Tiger Barb (Puntigrus tetrazona)
Tiger Barbs are very popular in the aquarium hobby. They are easy to take care of, very active and relatively hardy.
However, this fish is not recommended in a community tank as they can be mildly aggressive and do nip other fish that display flowing fins.
This barb species displays four black vertical stripes on a yellow-orange body, making it obvious where it got its common name. They also exhibit a red face and red-edged fins that add even more colour to the famous Tiger Barb.
Over the years, selective breeding has created several different colour variations including, green, red, black and albino. There is also a long-finned version of the Tiger Barb.
Tiger Barb Variants
|Scientific Name||Puntigrus tetrazona|
|Other Names||Sumatra Barb, Moss Barb, Partbelt Barb|
|Origins||Cambodia, Indonesia, Thailand|
|Difficulty||Beginner - Intermediate|
|Best kept as||Groups 6+|
|Lifespan||5 - 7 years|
|PH||6.5 - 7.5|
|GH||3 - 10|
|68 - 79℉|
20 - 26.1℃
Photos of the Tiger Barb
The Tiger Barb is native to Malaysia and Borneo, including Kalimantan and Sarawak. They can also be found in Thailand, Cambodia and the island of Sumatra.
Non-native tiger barbs have been introduced in Australia, Singapore, Columbia and the United States.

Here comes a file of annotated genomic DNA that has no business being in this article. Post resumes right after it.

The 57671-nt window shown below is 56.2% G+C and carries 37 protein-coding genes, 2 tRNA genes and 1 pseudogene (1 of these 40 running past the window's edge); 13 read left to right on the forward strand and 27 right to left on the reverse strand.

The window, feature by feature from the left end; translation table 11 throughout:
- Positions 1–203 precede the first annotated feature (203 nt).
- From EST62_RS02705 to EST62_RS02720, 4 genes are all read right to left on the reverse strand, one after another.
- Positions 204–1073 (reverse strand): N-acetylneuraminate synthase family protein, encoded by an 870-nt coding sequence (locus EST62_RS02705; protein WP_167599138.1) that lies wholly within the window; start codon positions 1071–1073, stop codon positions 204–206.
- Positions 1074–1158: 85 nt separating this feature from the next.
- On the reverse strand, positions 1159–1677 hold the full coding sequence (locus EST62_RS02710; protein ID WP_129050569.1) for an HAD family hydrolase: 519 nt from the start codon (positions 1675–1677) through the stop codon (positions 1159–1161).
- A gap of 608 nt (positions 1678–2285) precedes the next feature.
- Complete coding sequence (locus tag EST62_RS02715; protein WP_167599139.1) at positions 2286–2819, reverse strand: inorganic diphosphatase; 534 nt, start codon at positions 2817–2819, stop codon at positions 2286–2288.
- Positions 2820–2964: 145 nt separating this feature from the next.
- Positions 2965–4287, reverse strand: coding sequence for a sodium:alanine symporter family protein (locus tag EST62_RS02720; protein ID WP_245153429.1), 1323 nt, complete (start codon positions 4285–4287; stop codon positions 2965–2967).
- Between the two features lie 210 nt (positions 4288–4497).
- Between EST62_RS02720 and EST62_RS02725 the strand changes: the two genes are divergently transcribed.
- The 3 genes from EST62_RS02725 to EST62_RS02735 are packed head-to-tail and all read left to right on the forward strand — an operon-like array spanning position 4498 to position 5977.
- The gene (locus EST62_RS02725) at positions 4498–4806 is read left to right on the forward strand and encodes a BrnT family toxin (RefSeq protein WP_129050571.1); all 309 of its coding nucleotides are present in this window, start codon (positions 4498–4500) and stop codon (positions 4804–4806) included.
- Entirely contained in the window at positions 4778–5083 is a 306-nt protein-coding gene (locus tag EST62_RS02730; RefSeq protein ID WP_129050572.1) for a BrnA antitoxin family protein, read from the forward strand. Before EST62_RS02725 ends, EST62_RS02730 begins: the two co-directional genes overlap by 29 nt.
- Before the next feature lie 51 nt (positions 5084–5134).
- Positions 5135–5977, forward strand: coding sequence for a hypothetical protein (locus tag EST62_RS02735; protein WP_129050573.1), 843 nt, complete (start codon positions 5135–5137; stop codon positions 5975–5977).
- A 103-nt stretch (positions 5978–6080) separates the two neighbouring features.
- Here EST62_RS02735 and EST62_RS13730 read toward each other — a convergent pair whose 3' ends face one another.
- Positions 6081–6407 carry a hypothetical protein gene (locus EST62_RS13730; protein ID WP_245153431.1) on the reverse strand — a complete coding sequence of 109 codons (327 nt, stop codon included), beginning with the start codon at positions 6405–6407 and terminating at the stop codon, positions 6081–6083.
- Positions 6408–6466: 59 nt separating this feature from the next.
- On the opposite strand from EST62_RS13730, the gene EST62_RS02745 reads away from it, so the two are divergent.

In their natural habitat, these fish inhabit peaceful tributaries lined with rocks, sand and thick vegetation and tree-lined rivers, where they can find algae, insects, invertebrates, and debris from plants. They prefer highly oxygenated and clear waters.
What to feed the Tiger Barb
Tiger Barbs will accept virtually any food you offer them. Feeding them a wide variety of foods will help to preserve a robust immune system.
Quality flake food should be the staple of their diet and feed them frozen, live, and freeze-dried foods such as Bloodworms, Daphnia and brine shrimp. They will rapidly eat up small aquatic invertebrates and even blanched vegetables.
How to breed the Tiger Barb
When breeding Tiger Barbs, it is advisable to set up a separate tank that can also be used as a grow-out tank for the fry.
The tank should have a lot of fine-leaved plants as well as soft acidic water, you will need to raise their temperature by a few degrees than usual as this will encourage spawning, and a bare bottom is advisable.
Some breeders use marbles, pebbles or a spawning mesh on the bottom of the tank allowing eggs to drop between or through them, keeping them out of the parents reach, or they will predate on them.
Place half a dozen of your healthiest, brightest fish in the breeding tank and allow them to pair off and then condition them with plenty of live foods. Once paired off, remove the other fish from the tank.
Spawning will typically take place early morning. The female will lay around 200 clear to yellowish eggs; the male will then immediately fertilise them. After the eggs have been fertilised, the parents will need to be removed.
Around 36 hours later, the eggs will hatch, and then 4-5 days after that, the fry will become free-swimming.
You will need to feed the fry newly hatched brine shrimp until they are large enough to accept finely crushed flake food.